President Barack Obama responded by urging the Republican-led
House of Representatives to give the measure final approval so he
can sign it into law. But it was unclear if it would do so.
"The Senate just took action on a bipartisan bill" to renew
unemployment insurance, Obama said in a Twitter message. "It's up to
the House to follow suit."
The bill, passed by the Senate 59-38, had long seemed certain to die
in the House amid stiff Republican opposition. Pressure has mounted,
however, for the House to help the unemployed this election year.
Shortly after the Senate vote, seven House Republicans — many from
high unemployment regions or districts that are seen as competitive
in the November election — wrote party leadership, asking that a
House vote be held on the bill or on a similar measure.
In addition, the lead Republican sponsor of the Senate bill, Dean
Heller of Nevada, said he wants to meet with House Speaker John
Boehner and find a way to move the effort forward.
Boehner and other Republicans oppose the bill, saying it does not
meet their demands that it include job creation provisions. Boehner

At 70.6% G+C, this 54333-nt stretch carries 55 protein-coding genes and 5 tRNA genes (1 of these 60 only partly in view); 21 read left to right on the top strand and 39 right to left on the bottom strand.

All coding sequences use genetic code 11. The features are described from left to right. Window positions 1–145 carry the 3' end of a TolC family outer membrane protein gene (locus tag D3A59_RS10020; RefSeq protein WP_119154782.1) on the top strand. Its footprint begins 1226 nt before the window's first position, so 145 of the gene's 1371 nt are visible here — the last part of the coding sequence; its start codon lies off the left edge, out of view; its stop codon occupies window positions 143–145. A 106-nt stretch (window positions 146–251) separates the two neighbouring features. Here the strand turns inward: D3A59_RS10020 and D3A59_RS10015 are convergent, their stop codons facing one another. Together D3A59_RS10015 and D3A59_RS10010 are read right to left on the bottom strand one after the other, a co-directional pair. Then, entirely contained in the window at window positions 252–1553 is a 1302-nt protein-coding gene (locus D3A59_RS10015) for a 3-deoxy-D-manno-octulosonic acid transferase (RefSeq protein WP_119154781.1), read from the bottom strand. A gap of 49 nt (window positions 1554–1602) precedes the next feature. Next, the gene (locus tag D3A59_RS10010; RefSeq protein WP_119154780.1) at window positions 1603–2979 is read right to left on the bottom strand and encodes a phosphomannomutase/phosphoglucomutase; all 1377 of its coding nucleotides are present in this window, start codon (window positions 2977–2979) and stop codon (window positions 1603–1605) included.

has also called the measure "unworkable," citing concerns by state
But Boehner has not closed the door to some sort of help for the
unemployed, and backers of the legislation argue that any problems
with it on the state level can be fixed.
Boehner's press secretary, Michael Steel, said: "The speaker has
said since before Christmas that we are open to looking at extending
emergency UI (unemployment insurance) — as long as it is paid-for,
and does something to create more private-sector jobs."
Bill backers earlier resolved the demand that it be paid for by
offsetting the $10 billion cost of an extension with savings
[to top of second column]
The bill would restore jobless benefits for five months, retroactive
to last December when they began to expire for those who have been
out of work for at least six months.
The Emergency Unemployment Compensation program began in 2008. Under
it, people who lose their jobs typically receive state unemployment
benefits for 26 weeks. Then they are eligible for federal relief for
up to an additional 47 weeks.
Congress allowed funding for the program to expire in December with
lawmakers struggling since then to find a way to extend it for a
The seven House Republicans who wrote Republican leadership, asking for relief for the unemployed, include: Mike Grimm, Chris
Gibson and Peter King of New York; Jon Runyan, Christopher Smith and
Frank LoBiondo of New Jersey, and Joe Heck of Nevada.
(Reporting by Thomas Ferraro; editing by Sandra Maler and Lisa
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